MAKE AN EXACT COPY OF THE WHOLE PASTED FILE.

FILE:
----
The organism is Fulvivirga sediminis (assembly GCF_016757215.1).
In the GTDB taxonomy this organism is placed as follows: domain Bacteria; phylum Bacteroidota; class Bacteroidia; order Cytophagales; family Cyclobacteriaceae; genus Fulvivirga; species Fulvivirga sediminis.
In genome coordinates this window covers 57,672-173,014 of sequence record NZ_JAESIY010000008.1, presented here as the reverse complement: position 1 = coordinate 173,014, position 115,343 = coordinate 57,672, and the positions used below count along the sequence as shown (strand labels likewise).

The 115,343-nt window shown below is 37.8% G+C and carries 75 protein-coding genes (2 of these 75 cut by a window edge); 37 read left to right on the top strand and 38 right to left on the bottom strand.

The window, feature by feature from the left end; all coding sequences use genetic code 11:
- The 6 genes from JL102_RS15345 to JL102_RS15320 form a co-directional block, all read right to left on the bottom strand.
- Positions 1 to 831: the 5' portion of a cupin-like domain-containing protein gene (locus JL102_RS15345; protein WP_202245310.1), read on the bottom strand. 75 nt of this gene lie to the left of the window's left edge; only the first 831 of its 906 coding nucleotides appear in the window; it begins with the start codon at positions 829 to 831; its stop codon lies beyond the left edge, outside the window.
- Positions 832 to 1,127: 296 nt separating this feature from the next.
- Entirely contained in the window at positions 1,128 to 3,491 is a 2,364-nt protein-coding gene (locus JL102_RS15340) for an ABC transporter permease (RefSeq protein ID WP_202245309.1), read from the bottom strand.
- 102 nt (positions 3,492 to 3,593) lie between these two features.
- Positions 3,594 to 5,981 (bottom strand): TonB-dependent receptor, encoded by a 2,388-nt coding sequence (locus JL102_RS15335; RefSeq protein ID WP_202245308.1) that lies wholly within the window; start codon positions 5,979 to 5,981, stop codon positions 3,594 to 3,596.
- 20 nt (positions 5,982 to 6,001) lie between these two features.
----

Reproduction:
The organism is Fulvivirga sediminis (assembly GCF_016757215.1).
In the GTDB taxonomy this organism is placed as follows: domain Bacteria; phylum Bacteroidota; class Bacteroidia; order Cytophagales; family Cyclobacteriaceae; genus Fulvivirga; species Fulvivirga sediminis.
In genome coordinates this window covers 57,672-173,014 of sequence record NZ_JAESIY010000008.1, presented here as the reverse complement: position 1 = coordinate 173,014, position 115,343 = coordinate 57,672, and the positions used below count along the sequence as shown (strand labels likewise).

The 115,343-nt window shown below is 37.8% G+C and carries 75 protein-coding genes (2 of these 75 cut by a window edge); 37 read left to right on the top strand and 38 right to left on the bottom strand.

The window, feature by feature from the left end; all coding sequences use genetic code 11:
- The 6 genes from JL102_RS15345 to JL102_RS15320 form a co-directional block, all read right to left on the bottom strand.
- Positions 1 to 831: the 5' portion of a cupin-like domain-containing protein gene (locus JL102_RS15345; protein WP_202245310.1), read on the bottom strand. 75 nt of this gene lie to the left of the window's left edge; only the first 831 of its 906 coding nucleotides appear in the window; it begins with the start codon at positions 829 to 831; its stop codon lies beyond the left edge, outside the window.
- Positions 832 to 1,127: 296 nt separating this feature from the next.
- Entirely contained in the window at positions 1,128 to 3,491 is a 2,364-nt protein-coding gene (locus JL102_RS15340) for an ABC transporter permease (RefSeq protein ID WP_202245309.1), read from the bottom strand.
- 102 nt (positions 3,492 to 3,593) lie between these two features.
- Positions 3,594 to 5,981 (bottom strand): TonB-dependent receptor, encoded by a 2,388-nt coding sequence (locus JL102_RS15335; RefSeq protein ID WP_202245308.1) that lies wholly within the window; start codon positions 5,979 to 5,981, stop codon positions 3,594 to 3,596.
- 20 nt (positions 5,982 to 6,001) lie between these two features.